Upton Sinclair, ed. (1878–1968). rn The Cry for Justice: An Anthology of the Literature of Social Protest. 1915.
From Revolution to Revolution
George D. Herron
(American clergyman and college professor, born 1862; resigned to become an active Socialist)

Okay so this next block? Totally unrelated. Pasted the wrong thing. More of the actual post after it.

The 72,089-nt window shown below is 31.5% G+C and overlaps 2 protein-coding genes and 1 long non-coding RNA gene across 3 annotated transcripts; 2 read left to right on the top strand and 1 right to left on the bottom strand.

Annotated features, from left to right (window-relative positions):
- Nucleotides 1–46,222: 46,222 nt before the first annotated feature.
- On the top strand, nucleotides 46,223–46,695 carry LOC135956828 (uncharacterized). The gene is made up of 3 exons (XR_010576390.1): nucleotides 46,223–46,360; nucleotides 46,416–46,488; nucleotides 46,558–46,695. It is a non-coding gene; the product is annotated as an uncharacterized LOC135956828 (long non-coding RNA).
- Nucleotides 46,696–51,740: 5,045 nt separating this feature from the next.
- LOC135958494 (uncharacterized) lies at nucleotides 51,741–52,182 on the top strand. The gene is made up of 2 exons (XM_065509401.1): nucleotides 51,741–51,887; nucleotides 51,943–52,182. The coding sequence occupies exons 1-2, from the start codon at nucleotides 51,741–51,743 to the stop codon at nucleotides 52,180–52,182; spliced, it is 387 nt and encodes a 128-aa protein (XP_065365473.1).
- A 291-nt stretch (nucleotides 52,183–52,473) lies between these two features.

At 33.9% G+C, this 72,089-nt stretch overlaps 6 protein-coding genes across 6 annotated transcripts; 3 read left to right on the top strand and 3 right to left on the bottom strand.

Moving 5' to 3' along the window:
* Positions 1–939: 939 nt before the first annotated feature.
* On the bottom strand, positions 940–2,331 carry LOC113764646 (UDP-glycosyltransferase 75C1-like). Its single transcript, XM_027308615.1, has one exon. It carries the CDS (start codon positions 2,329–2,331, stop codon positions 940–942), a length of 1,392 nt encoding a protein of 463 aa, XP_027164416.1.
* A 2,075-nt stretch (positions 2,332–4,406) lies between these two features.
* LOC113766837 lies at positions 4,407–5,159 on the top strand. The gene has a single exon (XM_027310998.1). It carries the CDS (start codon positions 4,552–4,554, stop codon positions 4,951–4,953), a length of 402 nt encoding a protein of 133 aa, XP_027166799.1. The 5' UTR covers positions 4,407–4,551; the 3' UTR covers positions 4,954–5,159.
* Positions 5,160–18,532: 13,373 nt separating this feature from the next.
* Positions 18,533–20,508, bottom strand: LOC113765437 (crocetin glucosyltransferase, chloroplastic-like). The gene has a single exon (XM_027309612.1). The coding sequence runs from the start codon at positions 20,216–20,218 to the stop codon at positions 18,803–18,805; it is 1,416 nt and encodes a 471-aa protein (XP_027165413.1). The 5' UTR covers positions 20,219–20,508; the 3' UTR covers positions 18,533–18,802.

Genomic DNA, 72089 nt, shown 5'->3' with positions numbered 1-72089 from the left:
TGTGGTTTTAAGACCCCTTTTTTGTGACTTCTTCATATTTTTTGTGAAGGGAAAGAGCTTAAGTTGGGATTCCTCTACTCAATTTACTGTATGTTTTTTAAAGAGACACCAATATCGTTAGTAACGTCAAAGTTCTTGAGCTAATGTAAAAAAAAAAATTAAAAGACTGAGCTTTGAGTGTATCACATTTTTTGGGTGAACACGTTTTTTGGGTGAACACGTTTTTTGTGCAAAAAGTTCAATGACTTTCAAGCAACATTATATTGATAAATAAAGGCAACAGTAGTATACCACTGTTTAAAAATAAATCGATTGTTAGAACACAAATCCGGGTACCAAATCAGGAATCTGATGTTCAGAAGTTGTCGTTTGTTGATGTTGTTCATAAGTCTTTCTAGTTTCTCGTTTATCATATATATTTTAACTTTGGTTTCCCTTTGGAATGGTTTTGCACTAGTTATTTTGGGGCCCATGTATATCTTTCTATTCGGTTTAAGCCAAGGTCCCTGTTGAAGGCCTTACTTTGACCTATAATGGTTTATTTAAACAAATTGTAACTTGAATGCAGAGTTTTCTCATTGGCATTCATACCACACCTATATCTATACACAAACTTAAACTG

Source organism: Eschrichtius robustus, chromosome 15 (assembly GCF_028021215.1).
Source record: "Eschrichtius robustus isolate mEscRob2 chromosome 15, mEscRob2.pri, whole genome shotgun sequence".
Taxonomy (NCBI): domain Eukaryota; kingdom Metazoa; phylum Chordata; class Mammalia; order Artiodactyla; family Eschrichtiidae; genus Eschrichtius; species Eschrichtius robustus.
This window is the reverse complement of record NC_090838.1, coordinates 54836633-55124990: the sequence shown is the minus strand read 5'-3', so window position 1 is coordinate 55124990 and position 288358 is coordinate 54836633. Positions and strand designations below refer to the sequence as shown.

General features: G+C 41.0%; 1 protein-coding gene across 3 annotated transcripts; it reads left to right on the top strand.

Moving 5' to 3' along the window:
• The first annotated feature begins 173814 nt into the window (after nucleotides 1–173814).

UNDER the Socialist movement there is coming a time, and the time may be even now at hand, when improved conditions or adjusted wages will no longer be thought to be an answer to the cry of labor; yes, when these will be but an insult to the common intelligence. It is not for better wages, improved capitalist conditions, or a share of capitalist profits that the Socialist movement is in the world; it is here for the abolition of wages and profits, and for the end of capitalism and the private capitalist. Reformed political institutions, boards of arbitration between capital and labor, philanthropies and privileges that are but the capitalist’s gifts—none of these can much longer answer the question that is making the temples, thrones and parliaments of the nations tremble. There can be no peace between the man who is down and the man who builds on his back. There can be no reconciliation between classes; there can only be an end of classes. It is idle to talk of good will until there is first justice, and idle to talk of justice until the man who makes the world possesses the work of his own hands. The cry of the world’s workers can be answered with nothing save the whole product of their work.